I have a parking space.
I have a routine. I stride to my desk.
Resolute and punctual, smart and efficient, controlled and organised; I deliver and I walk tall.
Dates turned down and alcohol refused; I watch films and drink cocoa, I read books and I sleep. No. No thank you. Always no. No surprises. No disappointments. No hangovers.
I have a team that follows rules. Everyone fits in. Eventually.
Please tell the new employee, ‘Don’t put that there. Don’t call the boss Fi.’ Professionalism rules.
Emotions contained; I deal with him politely, waiting by my car. The boss doesn’t give lifts. He won’t ask again.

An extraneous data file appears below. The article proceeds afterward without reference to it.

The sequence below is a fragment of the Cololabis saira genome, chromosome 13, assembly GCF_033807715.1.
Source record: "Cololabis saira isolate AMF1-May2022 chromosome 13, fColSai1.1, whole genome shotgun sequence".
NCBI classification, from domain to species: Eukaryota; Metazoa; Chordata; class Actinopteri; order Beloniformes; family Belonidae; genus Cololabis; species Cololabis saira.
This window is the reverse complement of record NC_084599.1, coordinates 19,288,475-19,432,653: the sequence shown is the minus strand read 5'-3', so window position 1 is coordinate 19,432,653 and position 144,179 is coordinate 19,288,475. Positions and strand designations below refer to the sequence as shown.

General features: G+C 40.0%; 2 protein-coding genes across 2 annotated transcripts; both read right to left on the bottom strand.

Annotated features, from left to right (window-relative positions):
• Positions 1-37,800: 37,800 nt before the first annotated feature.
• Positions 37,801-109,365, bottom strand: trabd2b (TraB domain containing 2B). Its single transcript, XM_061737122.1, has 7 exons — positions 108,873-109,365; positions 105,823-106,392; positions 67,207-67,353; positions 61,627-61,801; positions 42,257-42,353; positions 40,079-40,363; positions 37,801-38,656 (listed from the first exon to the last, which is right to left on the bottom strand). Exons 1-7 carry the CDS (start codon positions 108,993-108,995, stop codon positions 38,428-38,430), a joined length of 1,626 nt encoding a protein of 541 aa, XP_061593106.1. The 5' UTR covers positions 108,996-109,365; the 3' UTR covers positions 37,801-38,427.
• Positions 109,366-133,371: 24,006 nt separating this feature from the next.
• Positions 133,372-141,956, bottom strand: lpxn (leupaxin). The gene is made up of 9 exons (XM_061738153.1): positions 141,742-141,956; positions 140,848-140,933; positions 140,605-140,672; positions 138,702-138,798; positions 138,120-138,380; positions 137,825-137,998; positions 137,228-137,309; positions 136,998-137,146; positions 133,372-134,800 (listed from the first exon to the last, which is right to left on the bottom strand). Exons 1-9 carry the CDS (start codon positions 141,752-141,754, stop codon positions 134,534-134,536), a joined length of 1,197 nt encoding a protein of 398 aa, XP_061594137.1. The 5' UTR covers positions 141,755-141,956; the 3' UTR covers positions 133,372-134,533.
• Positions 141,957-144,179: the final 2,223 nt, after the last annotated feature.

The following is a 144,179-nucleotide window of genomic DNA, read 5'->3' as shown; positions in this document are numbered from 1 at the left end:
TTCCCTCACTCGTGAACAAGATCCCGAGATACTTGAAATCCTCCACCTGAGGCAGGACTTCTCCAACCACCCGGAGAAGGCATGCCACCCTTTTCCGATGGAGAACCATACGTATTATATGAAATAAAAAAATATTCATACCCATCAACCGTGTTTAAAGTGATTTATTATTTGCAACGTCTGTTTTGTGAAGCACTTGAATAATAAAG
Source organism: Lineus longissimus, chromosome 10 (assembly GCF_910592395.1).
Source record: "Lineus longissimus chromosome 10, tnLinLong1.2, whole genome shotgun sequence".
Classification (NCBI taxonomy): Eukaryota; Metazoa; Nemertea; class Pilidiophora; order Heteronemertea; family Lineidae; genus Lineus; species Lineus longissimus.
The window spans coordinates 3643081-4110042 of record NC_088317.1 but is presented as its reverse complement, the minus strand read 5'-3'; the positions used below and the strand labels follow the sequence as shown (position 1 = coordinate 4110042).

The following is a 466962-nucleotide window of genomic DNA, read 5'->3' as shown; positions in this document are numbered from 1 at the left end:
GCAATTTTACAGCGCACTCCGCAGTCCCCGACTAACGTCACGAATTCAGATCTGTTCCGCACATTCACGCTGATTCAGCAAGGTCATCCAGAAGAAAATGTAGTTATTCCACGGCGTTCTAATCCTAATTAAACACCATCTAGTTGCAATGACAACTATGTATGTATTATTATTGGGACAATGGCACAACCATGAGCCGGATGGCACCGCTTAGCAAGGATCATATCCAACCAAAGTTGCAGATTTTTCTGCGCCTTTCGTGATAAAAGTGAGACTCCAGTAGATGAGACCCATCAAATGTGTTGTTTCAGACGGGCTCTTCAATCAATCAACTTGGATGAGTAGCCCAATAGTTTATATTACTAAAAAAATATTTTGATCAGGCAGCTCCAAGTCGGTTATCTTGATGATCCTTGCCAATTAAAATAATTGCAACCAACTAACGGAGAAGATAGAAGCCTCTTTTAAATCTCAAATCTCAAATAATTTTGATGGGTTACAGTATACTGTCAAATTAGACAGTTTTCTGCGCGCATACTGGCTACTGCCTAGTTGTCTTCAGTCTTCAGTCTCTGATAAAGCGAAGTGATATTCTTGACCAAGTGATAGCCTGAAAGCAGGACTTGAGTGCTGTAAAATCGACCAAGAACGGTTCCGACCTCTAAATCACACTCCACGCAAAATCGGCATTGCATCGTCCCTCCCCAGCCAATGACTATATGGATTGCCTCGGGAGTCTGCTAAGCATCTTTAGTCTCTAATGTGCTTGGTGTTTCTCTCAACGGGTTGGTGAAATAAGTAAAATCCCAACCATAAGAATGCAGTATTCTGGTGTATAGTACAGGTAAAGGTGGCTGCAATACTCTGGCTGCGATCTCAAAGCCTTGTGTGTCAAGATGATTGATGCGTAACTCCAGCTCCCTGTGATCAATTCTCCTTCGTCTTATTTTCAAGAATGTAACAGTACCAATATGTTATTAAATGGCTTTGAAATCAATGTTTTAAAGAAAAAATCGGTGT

But he does.
His tears appease me, I offer cab fare. Her final breath – he might miss her final breath. The boss gives a lift. Just this once.
I wait outside. A good boss shows concern of course. Emotionally detached, of course.
The lift home, politely listening, the silent sympathy, the “just one” drink.
Glowing cheeks, secret glances and office whispers to lunch-time walks, and dizzy frolics in Autumn leaves under naked trees.
Loosing my grip, dropping, whirling, tumbling, falling.
I give, I trust, I walk slower. I relax and I say yes. Yes to impulses. Yes to sharing, yes to bending rules. Yes, yes, yes!
Yes to surprises?
The increasing mystery and the endless waiting. The uncertainty of being stood up and the falling bank balance. The phone call from the dead mother.
I lose control. I am disorganised. I am late. I am hung over and I am confused. I don’t drive. I am unsure.
Violated, punctured, deflated.
He clears off. I clean up. I get clean. I knock out the dents in my armour. I watch films, I drink cocoa, I read books and I sleep.